Hurricane Sally could be worse on ag than Laura

Happening right now, towns along the gulf coast are keeping their eye on Hurricane Sally, which could reach land in the next 24 hours.

The Soy Transportation Coalition says that Sally will have a far greater impact on agriculture than Laura because heavy flooding will be the major issue. The system is moving so slowly it could dump up to two feet of rain in some areas.

The southern Mississippi River is closed to river traffic, affecting crops trying to make it to the port.

While the storm’s path is constantly changing, USDA meteorologist Brady Rippey says that it should pass between two major crop regions.

“On the present, expected track it should spare most crops in the Delta, that would include cotton, which bulbs are opening and highly vulnerable to wind and rain, and also rice, which is generally ready to be harvested now across the Delta and could be impacted by high winds and heavy rain,” he said.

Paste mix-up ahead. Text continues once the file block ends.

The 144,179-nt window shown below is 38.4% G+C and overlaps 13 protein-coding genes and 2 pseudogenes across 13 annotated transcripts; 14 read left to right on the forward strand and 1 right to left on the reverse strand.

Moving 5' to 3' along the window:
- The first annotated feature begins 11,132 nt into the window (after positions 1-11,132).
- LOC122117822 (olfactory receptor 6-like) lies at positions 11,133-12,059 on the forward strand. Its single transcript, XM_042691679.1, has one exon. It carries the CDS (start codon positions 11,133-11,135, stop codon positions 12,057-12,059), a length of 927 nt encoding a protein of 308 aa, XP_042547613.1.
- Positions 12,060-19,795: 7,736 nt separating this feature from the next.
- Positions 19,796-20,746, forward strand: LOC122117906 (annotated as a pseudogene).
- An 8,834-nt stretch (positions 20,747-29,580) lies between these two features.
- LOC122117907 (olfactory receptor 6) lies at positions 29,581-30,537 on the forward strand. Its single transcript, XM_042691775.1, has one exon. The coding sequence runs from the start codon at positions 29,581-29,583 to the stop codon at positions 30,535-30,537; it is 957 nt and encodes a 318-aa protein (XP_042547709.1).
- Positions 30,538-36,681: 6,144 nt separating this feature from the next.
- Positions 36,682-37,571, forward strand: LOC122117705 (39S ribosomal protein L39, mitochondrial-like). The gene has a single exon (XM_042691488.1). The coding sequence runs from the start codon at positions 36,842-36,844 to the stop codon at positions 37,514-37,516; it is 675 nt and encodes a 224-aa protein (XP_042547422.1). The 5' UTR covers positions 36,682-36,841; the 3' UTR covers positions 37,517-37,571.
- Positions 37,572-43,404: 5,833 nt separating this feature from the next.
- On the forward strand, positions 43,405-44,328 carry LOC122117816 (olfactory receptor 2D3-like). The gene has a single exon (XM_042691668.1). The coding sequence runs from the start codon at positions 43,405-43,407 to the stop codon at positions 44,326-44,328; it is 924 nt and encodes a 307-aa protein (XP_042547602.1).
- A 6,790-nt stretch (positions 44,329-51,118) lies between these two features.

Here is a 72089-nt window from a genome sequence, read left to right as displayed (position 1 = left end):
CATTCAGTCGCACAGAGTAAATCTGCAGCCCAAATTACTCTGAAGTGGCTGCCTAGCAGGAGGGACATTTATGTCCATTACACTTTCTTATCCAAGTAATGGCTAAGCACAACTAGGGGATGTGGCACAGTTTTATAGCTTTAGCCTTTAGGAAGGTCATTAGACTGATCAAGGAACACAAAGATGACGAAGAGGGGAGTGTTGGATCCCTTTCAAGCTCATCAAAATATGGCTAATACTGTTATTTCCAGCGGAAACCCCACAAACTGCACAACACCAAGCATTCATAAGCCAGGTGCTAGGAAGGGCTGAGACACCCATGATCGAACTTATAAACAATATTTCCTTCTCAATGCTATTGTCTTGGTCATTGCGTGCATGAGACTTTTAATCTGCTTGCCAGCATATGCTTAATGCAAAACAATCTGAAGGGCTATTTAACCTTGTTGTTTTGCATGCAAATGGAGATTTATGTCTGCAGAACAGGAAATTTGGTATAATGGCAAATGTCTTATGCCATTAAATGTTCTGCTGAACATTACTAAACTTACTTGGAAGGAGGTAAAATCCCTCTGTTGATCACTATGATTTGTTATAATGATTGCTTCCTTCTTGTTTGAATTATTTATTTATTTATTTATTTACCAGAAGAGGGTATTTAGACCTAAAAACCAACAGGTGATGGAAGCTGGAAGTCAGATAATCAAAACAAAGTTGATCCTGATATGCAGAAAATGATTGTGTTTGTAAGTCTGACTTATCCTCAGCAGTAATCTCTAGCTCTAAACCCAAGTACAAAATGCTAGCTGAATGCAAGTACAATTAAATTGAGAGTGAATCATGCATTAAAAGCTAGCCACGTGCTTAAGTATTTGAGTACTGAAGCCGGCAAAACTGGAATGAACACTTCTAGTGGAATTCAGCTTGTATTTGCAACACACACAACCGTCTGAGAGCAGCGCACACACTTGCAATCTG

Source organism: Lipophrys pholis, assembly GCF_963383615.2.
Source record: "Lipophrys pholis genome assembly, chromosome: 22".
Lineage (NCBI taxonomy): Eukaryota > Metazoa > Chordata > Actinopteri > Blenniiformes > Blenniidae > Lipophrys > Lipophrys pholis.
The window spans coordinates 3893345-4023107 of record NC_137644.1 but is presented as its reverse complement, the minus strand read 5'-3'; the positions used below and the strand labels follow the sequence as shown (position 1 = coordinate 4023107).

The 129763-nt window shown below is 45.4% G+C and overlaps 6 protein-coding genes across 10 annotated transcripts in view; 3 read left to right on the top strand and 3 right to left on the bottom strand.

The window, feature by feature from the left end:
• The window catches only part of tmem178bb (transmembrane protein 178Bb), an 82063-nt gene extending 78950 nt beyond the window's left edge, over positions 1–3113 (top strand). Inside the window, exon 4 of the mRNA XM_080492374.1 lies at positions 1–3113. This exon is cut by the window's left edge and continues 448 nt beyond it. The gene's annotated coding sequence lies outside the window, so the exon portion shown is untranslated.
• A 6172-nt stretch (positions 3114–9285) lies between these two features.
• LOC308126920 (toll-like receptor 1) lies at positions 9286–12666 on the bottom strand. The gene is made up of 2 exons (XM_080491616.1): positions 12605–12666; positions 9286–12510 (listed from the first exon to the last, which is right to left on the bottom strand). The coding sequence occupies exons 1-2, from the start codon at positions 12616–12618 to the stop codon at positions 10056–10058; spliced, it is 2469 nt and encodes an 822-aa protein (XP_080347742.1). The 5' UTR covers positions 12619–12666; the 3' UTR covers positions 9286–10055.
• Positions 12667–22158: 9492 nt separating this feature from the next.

Sally is one of five current systems. Paulette is now a hurricane; Rene, Teddy, and the most recently named Vicky are all tropical storms out over the Atlantic.

“We are running three weeks ahead of the record setting pace of 2005,” Rippey said. “We still have almost half of the 2020 tropical storm season ahead of us.”